6. David W. Stookey David W. Stookey says:

    As the earth warms, Professor Jamieson points out, many of us are beginning to find our long held self assurance faltering We can see foot dragging on the March of Progress, weaknesses showing in both Democracy and Capitalism, and the promise of the Enlightenment dimming.I was particularly fascinated by another growing weakness he describes What he calls our everyday morality, which has developed over centuries and millennia, seems unlikely to cope well with challenges from warming.Jamieson discusses questions relating to anthropogenic climate change about which our everyday morality is flummoxed, silent, or incorrect Who is responsible for harms committed unknowingly What about damage sustained thousands of miles away, or many years in the future This is the best exploration of these and related questions that I ve read.


  7. G. peck G. peck says:

    Jamieson draws out a very clear and balanced picture of what has become a conglomeration of very difficult issues involving climate change For example, how do you fairly discount the future value of climate intervention by the present generation This is a particularly gnarly problem that crosses into politics, ethics, morality and economics.i m sure i will never understand the solution to the discount problem but otherwise he cuts through the political rhetoric and lays out a reasoned and clear way to approach the difficult climate change issues.


  8. John Stephens John Stephens says:

    Very interesting insight and, for me, a new perspective on issues surrounding climate change Jamieson is a little difficult to read here and there, but I certainly did enjoy I think most people believe that the reason for lack of traction of CC issues is uncertainty, how much, how severe, how soon, what part is caused by human activity But after Jamieson, I now believe that the issue is immaturity in social political systems for addressing this type of global long term 100 s of years problem Most humans can not really focus 12 months in the future, and also particularly in the US have a very poor grasp or empathy for people in other parts of the world.I also came away with another surprising insight anthropogenic CC is not completely bad Only bad for some species and in particular humans The planetary ecosystem will roll along and morph into something new like it has done several times in the past, but human dominance of the planet will likely come to a rather abrupt halt If you might desire to have a really better unpolitical understanding of possible responses to CC, take a look at the National Academies Press books Climate Change and Climate Intervention When you have read these you will then understand that there will not be a future magical techno fixes The geo physical and chemical laws governing CO2 are not going to change and no magic will ever be possible Only real answer is getting off fossil fuel, but the complexity and scope of that is so large, it will be much too late by the time any significant progress is made If you live in the USA, and look at this. check your electric bill and challenge yourself to get by on 7 to 10 KwHrs, per house per day If everyone just did this it would be a giant stride forward JAS July 9, 2015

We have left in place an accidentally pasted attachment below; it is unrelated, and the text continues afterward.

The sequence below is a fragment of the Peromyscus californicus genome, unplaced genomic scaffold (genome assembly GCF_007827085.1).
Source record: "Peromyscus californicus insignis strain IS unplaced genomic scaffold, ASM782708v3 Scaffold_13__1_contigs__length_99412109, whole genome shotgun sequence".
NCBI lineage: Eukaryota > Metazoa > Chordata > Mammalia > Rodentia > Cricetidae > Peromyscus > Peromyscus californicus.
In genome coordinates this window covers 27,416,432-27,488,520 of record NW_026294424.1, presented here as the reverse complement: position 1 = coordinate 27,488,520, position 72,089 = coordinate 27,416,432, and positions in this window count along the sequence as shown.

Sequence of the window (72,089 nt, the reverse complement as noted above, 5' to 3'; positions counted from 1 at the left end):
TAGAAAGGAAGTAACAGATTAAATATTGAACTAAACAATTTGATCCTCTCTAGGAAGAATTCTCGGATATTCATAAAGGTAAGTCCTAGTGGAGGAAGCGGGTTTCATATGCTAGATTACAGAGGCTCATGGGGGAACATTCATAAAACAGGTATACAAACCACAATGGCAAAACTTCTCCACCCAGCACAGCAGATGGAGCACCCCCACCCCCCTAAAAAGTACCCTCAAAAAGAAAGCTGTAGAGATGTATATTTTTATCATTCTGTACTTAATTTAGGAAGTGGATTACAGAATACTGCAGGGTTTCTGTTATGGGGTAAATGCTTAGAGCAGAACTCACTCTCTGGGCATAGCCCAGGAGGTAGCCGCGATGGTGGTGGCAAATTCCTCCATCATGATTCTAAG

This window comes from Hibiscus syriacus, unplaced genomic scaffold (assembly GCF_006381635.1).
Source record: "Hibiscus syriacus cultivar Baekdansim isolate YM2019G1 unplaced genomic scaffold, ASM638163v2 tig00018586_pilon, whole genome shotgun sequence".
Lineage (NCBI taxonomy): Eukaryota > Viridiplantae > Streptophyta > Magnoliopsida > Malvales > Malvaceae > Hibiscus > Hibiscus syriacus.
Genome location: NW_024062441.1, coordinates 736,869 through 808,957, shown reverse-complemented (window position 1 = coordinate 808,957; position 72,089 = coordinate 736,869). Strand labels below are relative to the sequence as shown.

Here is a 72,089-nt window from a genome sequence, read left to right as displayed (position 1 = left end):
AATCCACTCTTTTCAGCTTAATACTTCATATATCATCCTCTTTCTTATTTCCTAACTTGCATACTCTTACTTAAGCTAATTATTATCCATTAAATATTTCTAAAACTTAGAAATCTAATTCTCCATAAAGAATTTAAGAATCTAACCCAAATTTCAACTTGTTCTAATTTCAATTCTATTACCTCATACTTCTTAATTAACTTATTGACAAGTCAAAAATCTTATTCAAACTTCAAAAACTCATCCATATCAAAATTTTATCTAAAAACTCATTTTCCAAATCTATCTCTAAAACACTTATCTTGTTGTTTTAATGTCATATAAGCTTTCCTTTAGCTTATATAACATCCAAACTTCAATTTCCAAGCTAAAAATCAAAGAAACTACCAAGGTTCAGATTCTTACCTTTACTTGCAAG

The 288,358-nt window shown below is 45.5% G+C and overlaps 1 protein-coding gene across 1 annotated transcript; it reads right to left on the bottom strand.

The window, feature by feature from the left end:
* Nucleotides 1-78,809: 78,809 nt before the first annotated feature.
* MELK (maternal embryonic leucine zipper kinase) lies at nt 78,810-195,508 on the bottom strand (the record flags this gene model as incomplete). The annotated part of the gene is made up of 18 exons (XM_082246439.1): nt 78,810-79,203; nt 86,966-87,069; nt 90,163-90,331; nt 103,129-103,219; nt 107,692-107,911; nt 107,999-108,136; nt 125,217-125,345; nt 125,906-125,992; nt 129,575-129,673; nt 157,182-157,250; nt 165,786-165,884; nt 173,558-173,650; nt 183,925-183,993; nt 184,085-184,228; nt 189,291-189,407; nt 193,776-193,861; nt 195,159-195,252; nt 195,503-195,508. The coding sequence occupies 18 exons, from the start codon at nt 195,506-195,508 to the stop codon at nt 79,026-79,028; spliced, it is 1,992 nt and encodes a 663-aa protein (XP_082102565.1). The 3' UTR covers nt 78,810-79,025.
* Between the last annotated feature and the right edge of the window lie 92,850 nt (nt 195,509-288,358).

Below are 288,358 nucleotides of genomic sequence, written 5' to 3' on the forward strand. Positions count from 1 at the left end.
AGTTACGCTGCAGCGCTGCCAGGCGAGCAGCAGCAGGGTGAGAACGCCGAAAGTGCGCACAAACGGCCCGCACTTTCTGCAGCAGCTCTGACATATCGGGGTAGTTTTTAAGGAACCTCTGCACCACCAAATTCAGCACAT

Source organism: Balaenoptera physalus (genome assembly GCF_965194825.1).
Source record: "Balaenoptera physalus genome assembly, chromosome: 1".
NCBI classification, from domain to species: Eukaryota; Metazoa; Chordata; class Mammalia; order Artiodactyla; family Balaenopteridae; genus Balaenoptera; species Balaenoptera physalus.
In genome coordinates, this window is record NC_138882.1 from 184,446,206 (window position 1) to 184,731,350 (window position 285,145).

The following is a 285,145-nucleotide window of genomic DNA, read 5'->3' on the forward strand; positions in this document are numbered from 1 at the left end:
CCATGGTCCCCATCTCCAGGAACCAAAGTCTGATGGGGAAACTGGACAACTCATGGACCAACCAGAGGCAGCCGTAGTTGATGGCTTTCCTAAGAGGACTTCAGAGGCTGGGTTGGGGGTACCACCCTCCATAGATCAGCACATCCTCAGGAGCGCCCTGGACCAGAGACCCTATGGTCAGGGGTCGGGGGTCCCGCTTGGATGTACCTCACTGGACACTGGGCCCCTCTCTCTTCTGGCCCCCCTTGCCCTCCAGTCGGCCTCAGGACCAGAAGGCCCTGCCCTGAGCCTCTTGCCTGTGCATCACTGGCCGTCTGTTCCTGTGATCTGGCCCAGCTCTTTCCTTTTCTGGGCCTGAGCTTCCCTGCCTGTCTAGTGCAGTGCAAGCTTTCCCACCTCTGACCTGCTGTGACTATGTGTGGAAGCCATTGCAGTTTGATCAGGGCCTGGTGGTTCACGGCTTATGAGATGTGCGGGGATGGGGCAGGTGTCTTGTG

9. Jude Jude says:

    Jamieson hit the nail on the head Much of climate change is a fait accompli and we must address adaptation and mitigation, not incessantly argue about whether it is or is not occurring, or whether it is anthropogenic, or not


  10. Jon C. Jon C. says:

    Interesting information buried in page after page of boring philosophy I tried my best, but I could not finish this book.


  11. northshore mike northshore mike says:

    Not a simple book but if you are of an academic mind this is tops on this topic.


  12. Ricardo Coronel Ricardo Coronel says:

    This is a timeless book as it s subject is The reseach and labor behind it makes it one of most solid and balanced books in this extremelly sencitive, and abused subject matter No one shoud talk seriosly about ecology without having red it It s philosophical aproach is the most adequet because in a sense, ecology has subtituted philosophy as the integral and global endevour of mankind.


  13. Howard H. Sargent Howard H. Sargent says:

    Having read than a dozen books on climate change, I feel this book is so thorough in its history and analysis of the subject that it will be a long time before I need to read anything else on the subject.


  14. Noah Fishman Noah Fishman says:

    Thought provoking and treated realistically.


  15. Z W Z W says:

    I had to read it for class but its still a good read